News / USA

American Old-Time Music Alive, Thriving in Rural Virginia

Mountain people continue musical heritage that began centuries ago

People of all ages danced to tunes at the Wayne C. Henderson Music Festival and Guitar Competition in Grayson County, Virginia.
People of all ages danced to tunes at the Wayne C. Henderson Music Festival and Guitar Competition in Grayson County, Virginia.
June Soh

American bluegrass music originated with immigrants from Ireland, Scotland, England and Wales beginning in the early 1600s. Those early settlers made their homes in the Appalachian Mountains in what's now eastern United States.

Through their music, they told stories about their struggles and daily life.  Americans living today in a section of the Appalachian Mountains known as the Blue Ridge Mountains continue that musical heritage.  

Bluegrass festival

On a recent Saturday, traditional American bluegrass music resonated in a park in the Blue Ridge Mountains.



People of all ages danced to tunes at the Wayne C. Henderson Music Festival and Guitar Competition.  It is one of the biggest events in rural Grayson County in southwest Virginia.

"Well, to all of us it's very important.," says Becky Ward, president of the festival. "We have about 2,000 people in attendance each year. It's very important to Wayne to continue on the traditional Appalachian style music in this area."

The annual event started 16 years ago to honor Wayne C. Henderson, a master guitar maker and musician who has spent all his 63 years in the region.

Wayne Henderson performs at the recent music festival in Virginia.
Wayne Henderson performs at the recent music festival in Virginia.

In recent years, the purpose of the festival has evolved into raising scholarship money to help young musicians in the region.

"We give scholarships for up to 21 years old," says Ward, the festival president . "We also give to local groups, but we only take scholarship applications from local Appalachian region children or groups that are trying to promote traditional music." 

Passing the tradition on

Besides the festival, the community has a program to connect children to their musical heritage.  It is called Junior Appalachian Musicians or JAM.

Helen White, a former school counselor, founded the after-school program 10 years ago.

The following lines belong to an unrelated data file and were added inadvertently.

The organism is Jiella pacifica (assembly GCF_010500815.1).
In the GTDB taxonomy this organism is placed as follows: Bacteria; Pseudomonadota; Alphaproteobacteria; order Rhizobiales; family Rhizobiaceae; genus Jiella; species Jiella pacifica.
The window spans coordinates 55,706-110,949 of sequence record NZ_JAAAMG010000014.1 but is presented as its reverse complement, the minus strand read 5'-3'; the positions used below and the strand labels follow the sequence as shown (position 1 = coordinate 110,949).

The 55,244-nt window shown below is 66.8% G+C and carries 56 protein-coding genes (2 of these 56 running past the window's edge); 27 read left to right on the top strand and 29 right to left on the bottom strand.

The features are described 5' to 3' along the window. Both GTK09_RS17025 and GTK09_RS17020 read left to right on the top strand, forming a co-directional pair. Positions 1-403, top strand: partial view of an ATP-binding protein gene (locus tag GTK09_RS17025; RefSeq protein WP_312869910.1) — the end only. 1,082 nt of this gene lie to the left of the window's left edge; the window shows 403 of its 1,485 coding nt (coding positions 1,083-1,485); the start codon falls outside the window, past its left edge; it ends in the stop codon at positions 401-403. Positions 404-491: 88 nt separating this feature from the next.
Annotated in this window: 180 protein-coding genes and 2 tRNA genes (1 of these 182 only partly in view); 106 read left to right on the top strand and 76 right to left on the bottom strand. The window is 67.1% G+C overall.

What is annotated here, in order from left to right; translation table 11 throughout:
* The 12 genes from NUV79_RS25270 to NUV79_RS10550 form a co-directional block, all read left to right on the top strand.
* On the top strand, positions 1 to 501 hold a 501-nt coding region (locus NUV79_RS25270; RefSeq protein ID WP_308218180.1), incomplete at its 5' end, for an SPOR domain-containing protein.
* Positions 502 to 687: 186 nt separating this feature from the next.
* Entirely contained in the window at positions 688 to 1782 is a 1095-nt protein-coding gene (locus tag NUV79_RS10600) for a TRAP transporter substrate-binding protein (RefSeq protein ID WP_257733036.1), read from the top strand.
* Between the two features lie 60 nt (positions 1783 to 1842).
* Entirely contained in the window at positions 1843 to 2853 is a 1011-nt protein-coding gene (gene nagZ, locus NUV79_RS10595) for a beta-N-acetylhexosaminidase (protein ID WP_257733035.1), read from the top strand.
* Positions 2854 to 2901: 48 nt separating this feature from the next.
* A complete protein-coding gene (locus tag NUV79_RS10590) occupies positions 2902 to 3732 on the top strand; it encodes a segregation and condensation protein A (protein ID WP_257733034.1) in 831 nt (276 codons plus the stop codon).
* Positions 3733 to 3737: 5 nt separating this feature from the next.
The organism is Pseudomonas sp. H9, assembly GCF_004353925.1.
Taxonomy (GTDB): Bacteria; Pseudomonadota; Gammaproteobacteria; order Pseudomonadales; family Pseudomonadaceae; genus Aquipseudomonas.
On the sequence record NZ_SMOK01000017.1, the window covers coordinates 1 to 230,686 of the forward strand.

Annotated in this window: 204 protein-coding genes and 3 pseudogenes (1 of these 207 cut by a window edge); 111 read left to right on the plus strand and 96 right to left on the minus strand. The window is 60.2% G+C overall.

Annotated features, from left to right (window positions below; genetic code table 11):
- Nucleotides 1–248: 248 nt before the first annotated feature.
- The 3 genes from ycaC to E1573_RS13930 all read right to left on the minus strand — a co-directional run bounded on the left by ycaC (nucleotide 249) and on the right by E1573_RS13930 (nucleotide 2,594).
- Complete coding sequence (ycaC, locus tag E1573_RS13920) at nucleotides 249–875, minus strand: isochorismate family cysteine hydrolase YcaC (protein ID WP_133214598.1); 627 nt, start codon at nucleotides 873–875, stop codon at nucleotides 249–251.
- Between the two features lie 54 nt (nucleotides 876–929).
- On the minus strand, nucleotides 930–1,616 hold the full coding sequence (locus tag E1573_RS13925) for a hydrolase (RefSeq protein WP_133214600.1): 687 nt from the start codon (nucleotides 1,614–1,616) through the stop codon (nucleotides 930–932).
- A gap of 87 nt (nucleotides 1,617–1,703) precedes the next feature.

"I know a lot of very sad stories of many mountain children," says White. "And I also knew how important music was in my own life, and how much fun, and what a sense of community the music of the mountains brings."

"I really love the music and you make a lot of friends by it," says Danielle Yochter, 11, a participant in the JAM program. "And you get to play with people like Wayne Henderson."

The Junior Appalachian Musicians program connects children to their musical heritage.
The Junior Appalachian Musicians program connects children to their musical heritage.

The festival features some of the region's best musicians, as well as outside entertainers like Kandra Walker, part of a seven-member family band called, The Red Head Express.

"We originally left Alaska on tour to learn the old music and bluegrass and we got to meet Wayne Henderson. And he invited us to the festival and one thing lead to another.  It's an honor to be here."

The festival also benefits local tourism and people come from across the country.

"Oh, it's a great festival.  We try to come every year and enjoy the hospitality of the folks here," says Dale Mossis, resident of a neighboring county. "And it's like a family reunion. You get together and see folks you've not seen maybe in several months or a year."

The villagers say the music is a big part of their lives and they take pride in keeping the deep-rooted musical tradition in the area.

You May Like

Karzai's Legacy: Missed Opportunities?

Afghanistan's president leaves behind a much different nation than the one he inherited, yet his legacy from 13 years in power is getting mixed reviews More

Video Secret Service Chief Under Fire for White House Security Breach

Julia Pierson faces tough questions from lawmakers after recent intrusion at White House, says: 'It is clear that our security plan was not executed properly' More

Frustrated, Liberian Students Want Ebola Fight Role

Thousands have volunteered to go to counties, rural villages to talk to people in their language about deadly virus More

This forum has been closed.
Comments